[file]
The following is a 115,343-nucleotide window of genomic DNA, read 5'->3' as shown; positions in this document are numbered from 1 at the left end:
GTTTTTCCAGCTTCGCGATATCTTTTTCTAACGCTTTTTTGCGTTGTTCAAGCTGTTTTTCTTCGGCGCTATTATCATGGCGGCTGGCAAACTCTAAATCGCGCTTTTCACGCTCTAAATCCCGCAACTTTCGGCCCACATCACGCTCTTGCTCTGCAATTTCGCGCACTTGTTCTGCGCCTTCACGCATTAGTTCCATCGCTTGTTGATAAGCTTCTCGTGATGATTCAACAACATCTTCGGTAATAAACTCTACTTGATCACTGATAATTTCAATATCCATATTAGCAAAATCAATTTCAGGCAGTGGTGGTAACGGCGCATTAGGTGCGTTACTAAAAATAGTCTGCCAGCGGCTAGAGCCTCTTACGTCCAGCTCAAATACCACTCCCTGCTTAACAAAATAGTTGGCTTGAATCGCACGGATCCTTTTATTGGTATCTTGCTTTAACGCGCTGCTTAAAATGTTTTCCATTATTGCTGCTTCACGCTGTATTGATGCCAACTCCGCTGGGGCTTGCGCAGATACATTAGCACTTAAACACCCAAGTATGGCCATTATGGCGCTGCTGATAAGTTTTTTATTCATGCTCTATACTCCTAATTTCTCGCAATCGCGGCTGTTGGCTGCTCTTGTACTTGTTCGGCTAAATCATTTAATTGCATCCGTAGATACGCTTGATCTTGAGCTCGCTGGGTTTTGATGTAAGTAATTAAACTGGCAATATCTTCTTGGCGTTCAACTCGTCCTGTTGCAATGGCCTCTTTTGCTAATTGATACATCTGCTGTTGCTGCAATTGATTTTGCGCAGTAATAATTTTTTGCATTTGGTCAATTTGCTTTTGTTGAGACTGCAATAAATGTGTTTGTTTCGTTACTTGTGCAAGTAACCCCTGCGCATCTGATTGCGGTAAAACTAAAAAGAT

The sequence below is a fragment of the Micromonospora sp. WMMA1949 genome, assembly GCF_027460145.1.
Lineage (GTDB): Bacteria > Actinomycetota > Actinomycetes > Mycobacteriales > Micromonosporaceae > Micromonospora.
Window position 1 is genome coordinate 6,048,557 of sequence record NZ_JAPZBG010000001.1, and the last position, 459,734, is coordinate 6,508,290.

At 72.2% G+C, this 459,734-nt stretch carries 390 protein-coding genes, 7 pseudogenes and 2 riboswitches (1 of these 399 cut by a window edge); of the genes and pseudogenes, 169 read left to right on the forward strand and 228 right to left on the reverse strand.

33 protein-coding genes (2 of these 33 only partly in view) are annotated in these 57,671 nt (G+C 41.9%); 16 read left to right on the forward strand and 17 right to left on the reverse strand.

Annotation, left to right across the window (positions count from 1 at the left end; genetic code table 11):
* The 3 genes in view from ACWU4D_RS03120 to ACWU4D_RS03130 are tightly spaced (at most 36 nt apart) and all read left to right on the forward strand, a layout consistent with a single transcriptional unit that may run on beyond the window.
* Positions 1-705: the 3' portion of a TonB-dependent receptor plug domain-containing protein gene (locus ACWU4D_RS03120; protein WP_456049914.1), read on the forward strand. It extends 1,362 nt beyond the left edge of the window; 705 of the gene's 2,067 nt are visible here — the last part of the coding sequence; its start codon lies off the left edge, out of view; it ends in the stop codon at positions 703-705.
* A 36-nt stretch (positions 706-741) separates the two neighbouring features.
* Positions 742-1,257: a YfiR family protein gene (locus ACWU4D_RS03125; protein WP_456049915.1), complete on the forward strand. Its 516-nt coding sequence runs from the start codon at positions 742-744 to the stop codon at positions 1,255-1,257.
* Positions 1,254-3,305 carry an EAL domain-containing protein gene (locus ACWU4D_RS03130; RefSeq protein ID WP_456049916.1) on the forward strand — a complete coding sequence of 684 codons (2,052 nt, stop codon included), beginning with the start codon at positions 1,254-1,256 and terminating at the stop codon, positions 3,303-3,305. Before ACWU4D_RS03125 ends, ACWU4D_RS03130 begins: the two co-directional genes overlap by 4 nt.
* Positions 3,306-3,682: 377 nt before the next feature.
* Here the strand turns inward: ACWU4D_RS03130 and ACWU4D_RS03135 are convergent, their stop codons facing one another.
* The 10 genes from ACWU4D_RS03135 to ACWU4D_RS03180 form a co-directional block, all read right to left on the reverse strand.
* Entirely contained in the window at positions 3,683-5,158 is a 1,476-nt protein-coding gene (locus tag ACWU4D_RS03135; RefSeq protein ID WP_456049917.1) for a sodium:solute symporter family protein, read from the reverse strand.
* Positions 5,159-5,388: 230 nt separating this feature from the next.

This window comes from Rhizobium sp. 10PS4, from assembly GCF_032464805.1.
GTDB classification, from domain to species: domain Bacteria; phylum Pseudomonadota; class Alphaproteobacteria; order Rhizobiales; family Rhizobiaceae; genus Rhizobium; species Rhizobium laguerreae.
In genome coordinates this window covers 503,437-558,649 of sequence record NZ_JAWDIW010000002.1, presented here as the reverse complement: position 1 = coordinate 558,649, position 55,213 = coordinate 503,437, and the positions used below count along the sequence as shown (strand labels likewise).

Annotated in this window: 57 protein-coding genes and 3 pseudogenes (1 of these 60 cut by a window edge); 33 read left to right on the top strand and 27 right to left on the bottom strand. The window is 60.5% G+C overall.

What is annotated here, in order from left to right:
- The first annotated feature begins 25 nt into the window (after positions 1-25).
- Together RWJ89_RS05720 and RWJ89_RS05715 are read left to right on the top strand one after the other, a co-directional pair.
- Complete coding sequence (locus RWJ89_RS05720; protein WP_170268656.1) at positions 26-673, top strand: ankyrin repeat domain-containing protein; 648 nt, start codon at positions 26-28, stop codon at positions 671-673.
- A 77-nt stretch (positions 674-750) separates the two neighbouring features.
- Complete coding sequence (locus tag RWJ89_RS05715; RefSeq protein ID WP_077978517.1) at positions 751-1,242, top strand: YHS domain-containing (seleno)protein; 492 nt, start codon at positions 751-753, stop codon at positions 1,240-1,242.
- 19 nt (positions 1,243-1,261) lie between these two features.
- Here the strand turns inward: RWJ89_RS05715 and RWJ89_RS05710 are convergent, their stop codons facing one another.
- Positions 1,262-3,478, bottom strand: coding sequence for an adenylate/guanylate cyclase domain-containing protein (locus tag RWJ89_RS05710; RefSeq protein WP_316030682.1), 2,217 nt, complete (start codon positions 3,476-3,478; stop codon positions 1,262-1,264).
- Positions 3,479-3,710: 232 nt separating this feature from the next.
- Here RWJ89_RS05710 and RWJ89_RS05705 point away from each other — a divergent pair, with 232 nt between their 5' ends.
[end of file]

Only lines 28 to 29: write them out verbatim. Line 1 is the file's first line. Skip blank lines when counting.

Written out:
- Complete coding sequence (locus tag RWJ89_RS05715; RefSeq protein ID WP_077978517.1) at positions 751-1,242, top strand: YHS domain-containing (seleno)protein; 492 nt, start codon at positions 751-753, stop codon at positions 1,240-1,242.
- 19 nt (positions 1,243-1,261) lie between these two features.